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THE PULP AND MYSTERY SHELF July Mystery Week Special!

DISCLAIMER: This content has been provided to THE PULP AND MYSTERY SHELF by Saichek Publicity. No compensation was received. This information required by the Federal Trade Commission.


About the Book

Beaten and left for dead, young Steven finds himself stranded in a small Northern California town. When a mysterious stranger named Quinn offers a ride, Steven gets in the car and begins a journey from which there is no return.

Quinn has an agenda all his own and he’s unleashing vengeance at each stop along his path. With a coked-up sadist ex-cop chasing Quinn, and two mismatched small town cops chasing the ex-cop, Steven is oblivious of the violent tempest brewing.

Interview with the Author

What initially got you interested in writing?

Learning to type, actually. Way back in the mid-nineties, I had to learn to type for a job, and I refused to use one of those computer programs that taught you the old-fashioned way. I was on a lot of drugs, and there’s no way my mind could focus that long. So I decided the easiest way was to write a book. So that’s what I did. It worked too. I mean, I learned to type. As for the book, it’s still sitting on a floppy disc somewhere.

What genres do you write in?

Crime Fiction, crime thriller. I think I prefer the latter tag, it’s more applicable to what I do. I try to keep things moving, and the reader interested.

What drew you to writing these specific genres?

True crime pulled me into crime fiction, strangely enough. There’s a book called the Westies by T.J. English, specifically. The criminals in it resonated with me because they felt real. They were drunken screw-ups, working class jerks, and a lot more like the bad guys I’d run across in real life. Being involved with criminals and petty crime while I was a drug addict, I discovered the reality of criminal life, and it was nothing like it’s represented in books, TV, and movies.  I think in the last ten years, there’s been a movement toward capturing life at the bottom rung of the criminal ladder, but it’s still got a long way to go to break away from the kind of glorification you used to see with movies like The Godfather.

How did you break into the field?

I was dragged in kicking and screaming. I sent a story to a writer friend of mine named Joe Clifford. It was a story about being interrupted while shooting up in one of those pay-by-the-minute porn booths. He dug it and asked me to read at a series he hosted in Oakland. I got up there, knees knocking and hands shaking, and read and absolutely slayed. It gave me the confidence to push onward and start sending more stories out.

What do you want readers to take away from reading your works?

A sense of what the criminal mind is really like. There are no masterminds, there are no evil geniuses. There are, however, a whole lot of lowlifes.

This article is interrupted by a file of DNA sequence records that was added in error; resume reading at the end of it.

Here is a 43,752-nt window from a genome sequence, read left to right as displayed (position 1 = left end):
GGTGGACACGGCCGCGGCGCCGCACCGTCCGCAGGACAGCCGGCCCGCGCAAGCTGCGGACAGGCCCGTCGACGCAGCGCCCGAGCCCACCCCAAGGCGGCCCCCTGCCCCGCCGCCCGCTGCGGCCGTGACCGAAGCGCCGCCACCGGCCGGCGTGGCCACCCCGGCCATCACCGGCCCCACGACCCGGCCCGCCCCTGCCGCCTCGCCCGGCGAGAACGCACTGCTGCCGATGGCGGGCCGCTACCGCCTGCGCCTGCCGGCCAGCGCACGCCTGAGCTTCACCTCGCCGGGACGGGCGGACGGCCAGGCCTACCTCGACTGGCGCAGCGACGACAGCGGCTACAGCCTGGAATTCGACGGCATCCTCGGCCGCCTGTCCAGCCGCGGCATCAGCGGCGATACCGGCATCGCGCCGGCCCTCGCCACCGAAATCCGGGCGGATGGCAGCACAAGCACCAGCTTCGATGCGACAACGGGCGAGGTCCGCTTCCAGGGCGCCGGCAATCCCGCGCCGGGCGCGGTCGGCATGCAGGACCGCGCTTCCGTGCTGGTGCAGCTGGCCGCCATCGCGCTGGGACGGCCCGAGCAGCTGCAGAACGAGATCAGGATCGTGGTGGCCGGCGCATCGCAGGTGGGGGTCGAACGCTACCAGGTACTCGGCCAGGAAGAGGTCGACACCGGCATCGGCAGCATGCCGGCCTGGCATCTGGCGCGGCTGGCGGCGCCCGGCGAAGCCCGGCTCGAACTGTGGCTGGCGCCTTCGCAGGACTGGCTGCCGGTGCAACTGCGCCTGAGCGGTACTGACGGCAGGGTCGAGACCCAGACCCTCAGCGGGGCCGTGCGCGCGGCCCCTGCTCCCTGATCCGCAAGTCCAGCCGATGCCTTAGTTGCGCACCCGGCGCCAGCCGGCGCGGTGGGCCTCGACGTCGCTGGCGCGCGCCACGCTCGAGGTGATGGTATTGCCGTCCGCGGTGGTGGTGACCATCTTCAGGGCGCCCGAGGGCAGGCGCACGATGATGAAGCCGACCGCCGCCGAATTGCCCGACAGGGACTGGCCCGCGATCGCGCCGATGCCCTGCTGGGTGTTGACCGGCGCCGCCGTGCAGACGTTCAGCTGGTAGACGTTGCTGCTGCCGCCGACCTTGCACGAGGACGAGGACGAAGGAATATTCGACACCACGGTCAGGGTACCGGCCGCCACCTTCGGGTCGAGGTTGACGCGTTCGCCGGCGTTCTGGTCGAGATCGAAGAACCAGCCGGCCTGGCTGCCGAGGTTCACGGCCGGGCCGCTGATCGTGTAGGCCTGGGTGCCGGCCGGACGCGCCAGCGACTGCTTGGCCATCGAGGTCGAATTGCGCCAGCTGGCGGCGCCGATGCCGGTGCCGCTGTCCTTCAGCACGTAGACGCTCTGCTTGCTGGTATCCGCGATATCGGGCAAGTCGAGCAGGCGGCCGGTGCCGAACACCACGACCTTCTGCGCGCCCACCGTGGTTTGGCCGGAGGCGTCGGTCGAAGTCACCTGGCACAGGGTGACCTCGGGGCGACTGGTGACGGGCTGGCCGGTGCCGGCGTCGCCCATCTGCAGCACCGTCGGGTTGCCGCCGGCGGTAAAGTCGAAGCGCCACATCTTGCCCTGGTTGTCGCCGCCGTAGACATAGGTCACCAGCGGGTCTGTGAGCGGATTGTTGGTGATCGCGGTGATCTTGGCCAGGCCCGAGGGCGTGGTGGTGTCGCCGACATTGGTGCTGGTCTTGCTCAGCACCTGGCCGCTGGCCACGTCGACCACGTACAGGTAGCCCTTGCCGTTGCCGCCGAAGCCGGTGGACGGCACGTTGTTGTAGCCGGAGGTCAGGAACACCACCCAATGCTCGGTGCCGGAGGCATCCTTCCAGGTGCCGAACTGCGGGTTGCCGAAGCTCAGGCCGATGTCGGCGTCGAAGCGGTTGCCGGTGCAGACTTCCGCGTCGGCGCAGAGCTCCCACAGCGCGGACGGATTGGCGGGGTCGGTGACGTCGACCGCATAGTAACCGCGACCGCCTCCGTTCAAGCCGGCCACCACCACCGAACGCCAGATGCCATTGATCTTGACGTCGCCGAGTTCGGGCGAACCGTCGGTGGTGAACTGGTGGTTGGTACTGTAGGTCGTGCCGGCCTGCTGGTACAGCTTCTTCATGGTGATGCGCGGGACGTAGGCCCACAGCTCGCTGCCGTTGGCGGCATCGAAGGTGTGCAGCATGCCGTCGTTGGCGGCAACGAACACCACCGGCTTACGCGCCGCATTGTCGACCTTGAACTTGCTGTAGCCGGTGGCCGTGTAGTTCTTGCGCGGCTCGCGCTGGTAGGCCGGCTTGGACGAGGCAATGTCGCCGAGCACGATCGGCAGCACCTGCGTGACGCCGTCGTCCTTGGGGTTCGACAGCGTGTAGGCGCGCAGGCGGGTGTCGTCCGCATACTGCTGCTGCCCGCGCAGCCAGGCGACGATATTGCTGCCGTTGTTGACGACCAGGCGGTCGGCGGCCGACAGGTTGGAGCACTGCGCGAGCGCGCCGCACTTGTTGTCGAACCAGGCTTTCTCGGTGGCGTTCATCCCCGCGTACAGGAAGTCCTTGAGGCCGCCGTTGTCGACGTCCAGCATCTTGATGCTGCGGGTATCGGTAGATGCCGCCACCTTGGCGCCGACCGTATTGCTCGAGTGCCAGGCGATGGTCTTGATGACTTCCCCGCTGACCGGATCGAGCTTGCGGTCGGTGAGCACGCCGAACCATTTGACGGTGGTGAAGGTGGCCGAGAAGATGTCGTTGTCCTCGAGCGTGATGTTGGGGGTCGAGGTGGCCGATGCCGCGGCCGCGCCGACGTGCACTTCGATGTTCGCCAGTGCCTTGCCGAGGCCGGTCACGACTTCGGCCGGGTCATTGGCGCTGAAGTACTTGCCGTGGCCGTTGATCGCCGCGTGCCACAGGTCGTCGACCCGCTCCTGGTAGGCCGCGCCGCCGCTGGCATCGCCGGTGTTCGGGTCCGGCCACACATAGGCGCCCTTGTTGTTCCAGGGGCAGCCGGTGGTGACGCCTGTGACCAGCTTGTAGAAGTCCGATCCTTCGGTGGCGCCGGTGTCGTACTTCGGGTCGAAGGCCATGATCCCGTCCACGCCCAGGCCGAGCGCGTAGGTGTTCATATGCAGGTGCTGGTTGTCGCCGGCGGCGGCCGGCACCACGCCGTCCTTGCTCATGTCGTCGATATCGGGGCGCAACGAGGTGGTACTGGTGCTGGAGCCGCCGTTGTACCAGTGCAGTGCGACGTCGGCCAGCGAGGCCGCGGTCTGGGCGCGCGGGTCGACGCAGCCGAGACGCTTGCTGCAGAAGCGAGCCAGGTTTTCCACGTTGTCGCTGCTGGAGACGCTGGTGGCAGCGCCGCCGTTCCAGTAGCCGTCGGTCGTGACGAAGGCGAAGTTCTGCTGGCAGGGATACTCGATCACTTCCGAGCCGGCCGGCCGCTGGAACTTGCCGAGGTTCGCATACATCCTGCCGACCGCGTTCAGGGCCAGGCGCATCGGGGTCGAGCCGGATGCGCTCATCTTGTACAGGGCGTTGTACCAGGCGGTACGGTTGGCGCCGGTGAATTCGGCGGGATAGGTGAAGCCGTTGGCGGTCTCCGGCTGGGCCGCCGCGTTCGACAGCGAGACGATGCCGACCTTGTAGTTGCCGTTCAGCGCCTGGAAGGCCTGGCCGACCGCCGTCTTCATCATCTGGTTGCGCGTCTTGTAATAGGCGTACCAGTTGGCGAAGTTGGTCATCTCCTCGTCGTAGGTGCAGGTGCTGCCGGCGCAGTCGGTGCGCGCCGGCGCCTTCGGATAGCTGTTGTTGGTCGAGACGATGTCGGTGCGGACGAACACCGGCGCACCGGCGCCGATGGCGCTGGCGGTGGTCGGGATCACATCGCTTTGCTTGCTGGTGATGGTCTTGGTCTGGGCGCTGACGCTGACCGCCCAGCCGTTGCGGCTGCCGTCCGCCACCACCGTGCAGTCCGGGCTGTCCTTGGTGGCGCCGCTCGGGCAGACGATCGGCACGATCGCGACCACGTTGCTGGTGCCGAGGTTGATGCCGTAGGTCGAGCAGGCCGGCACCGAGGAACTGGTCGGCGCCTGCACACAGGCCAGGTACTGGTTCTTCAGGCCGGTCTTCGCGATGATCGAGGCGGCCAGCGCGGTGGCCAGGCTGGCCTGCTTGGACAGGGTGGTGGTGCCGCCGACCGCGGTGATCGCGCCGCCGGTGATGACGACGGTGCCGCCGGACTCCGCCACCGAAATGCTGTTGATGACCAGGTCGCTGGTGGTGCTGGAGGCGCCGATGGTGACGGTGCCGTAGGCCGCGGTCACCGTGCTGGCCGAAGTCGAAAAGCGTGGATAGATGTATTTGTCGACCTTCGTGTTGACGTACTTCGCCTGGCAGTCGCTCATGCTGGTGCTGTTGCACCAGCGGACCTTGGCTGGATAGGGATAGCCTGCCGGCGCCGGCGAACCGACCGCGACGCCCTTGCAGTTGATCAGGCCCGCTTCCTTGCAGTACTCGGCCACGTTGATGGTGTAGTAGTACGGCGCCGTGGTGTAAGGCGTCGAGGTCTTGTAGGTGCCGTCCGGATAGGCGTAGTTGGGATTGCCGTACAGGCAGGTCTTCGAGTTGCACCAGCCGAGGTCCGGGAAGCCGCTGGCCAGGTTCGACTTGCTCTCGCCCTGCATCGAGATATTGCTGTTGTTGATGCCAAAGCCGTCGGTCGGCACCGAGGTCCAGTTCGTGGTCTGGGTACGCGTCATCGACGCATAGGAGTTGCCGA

What do you find most rewarding about writing?

When I’m about three or four chapters in and the story starts heating up and I don’t know where it’s going. It’s the point in a novel when the plot begins to broaden and new characters get introduced, to the reader and myself. It’s the thrill of watching my own tale unfold.

What do you find most challenging about writing?

Carving out the time. I’ve still got to contend with the day job, my family, and all the little things life throws at you, so I’ve got to make sure I get that steady time in behind the keyboard. Right now, that means getting out of bed hours before I have to, daily. Writing a novel is a slow process, so consistency is paramount to progress.

What advice would you give to people wanting to enter the field?

Stop wanting, and start doing. Send something out to a small press or an online magazine. Especially the online mags. Having been an editor for several years at Out of the Gutter Online, I can tell you the online mags are always looking for content. Getting a story out there can light a fire under you to march forward to the next level.


What type of books do you enjoy reading?

All kinds, but in truth, it’s been hard to keep a sense of variety up in the last few years. I’m immersed in my genre for many reasons and the weight of the to-be-read stack keeps me from spending time with non-fiction and other literature. It’s unhealthy, I know. The only thing cure is more reading. Fortunately.


Is there anything else besides writing you think people would find
interesting about you?

Shit, I was in a touring punk band back in the 80s, a junkie in the 90s who ended up on the street, a struggling dad while I dispatched taxis during the graveyard shift for the 2000s, and I’ve been a crime writer ever since. I guess gauging my life as interesting would relative to a person’s perspective.  A lot of the other stuff people might find interesting I really can’t talk about in a public forum, but bits and pieces have been published here and there.

What are the best ways to connect with you, or find out more about your work?

My web address is tompittsauthor.com and I’m always out there on social media. If someone wants to ask a question or find a book, just whistle.

About the Author

Tom Pitts received his education firsthand on the streets of San Francisco. He remains there, writing, working, and trying to survive. He is the author of two novellas, Piggyback and Knuckleball. His shorts have been published in the usual spots by the usual suspects. Tom is also an acquisitions editor at Gutter Books and Out of the Gutter Online.

Find Tom Pitts online …

Website: http://tompittsauthor.com/
Blog: http://www.tompittsauthor.com/blog/
Facebook: https://www.facebook.com/tom.pitts.5201
Twitter: https://www.twitter.com/mrtompitts
Amazon Author Page: http://www.amazon.com/Tom-Pitts/e/B009XOC82M/

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